New research from Veolia and Imperial College London has found that the waste and resource industry is estimated to save over 200 million tonnes of carbon emissions between 2023-2032.
Veolia has said that it expects to deliver eight million tonnes of this total, with the waste and resource sector also estimated to contribute more than 10% to the UK’s carbon budget shortfall during the same time.
The UK won’t fulfil its carbon reduction commitments at current rates of emission mitigation, said Veolia, but the industry is working with a variety of energy saving solutions to redress this imbalance. These solutions include:
- Recycling 500,000 tonnes of plastic waste, with better design in manufacturing and upgrading recycling facilities to help save over one million tonnes of C02 emissions
- Energy Recovery Facilities (ERFs) to use district heating. Currently there is 215 megawatt (MW) of district heating capacity in UK ERFs, but if ERF’s use the ability to deliver district heating to local business and people, it could produce 530 MW of heat, cutting carbon emissions by 570,000 tonnes and saving the homeowner £90 annually through lower heating bills
- 50% of all diesel vehicles in the waste/resource sector to be replaced by electric. By doing so, it will improve air quality as well as contribute to long-term climate targets and saving 400,000 tonnes of CO2 in emissions.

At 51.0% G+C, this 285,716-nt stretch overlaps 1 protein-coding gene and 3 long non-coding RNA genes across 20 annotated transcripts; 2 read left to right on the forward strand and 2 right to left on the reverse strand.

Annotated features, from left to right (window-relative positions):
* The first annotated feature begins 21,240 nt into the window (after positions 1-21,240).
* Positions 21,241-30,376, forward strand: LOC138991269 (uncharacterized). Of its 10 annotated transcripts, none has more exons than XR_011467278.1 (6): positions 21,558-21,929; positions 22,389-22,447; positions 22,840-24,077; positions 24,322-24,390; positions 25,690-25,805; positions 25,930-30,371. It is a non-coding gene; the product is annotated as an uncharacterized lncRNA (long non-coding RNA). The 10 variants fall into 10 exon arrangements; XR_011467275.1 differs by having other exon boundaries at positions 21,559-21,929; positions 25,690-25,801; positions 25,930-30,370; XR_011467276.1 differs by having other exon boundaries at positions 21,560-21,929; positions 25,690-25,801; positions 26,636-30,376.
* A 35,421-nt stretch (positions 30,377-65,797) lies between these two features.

Veolia chief technology and innovation officer Richard Kirkman said: “Reducing greenhouse gas emissions is essential to controlling climate change. Veolia, and the resource sector more broadly, has the technology at its disposal and the willpower to ensure not only Britain upholds its carbon commitments but is the bellwether for green and sustainable alternatives.
“Our research suggests the waste and resource sector will save an additional 23 million tonnes of CO2 by 2032 – a significant portion of the carbon budget shortfall. If other sectors are to make similar contributions, if we as a nation and as a planet are to make sustainable choices, it is critical we calculate the cost of carbon on our natural world. Currently we’re scratching the surface with initiatives to curb carbon – to overturn the shortfall, we must think long term but act today.”
Imperial College London professor of environmental technology Nick Voulvoulis led the research commissioned by Veolia.
He said: “While effective new strategies and policies are urgently needed to ensure that UK greenhouse gas emissions continue to fall, the waste and resource sector offers a great potential to reduce the carbon shortfall in the country’s 4th and 5th carbon budgets and to combat climate change. The sector can facilitate the transition to a green, zero waste economy, maximising the retention of the energy and materials embedded in waste, contributing to the decoupling of economic growth from natural resources.”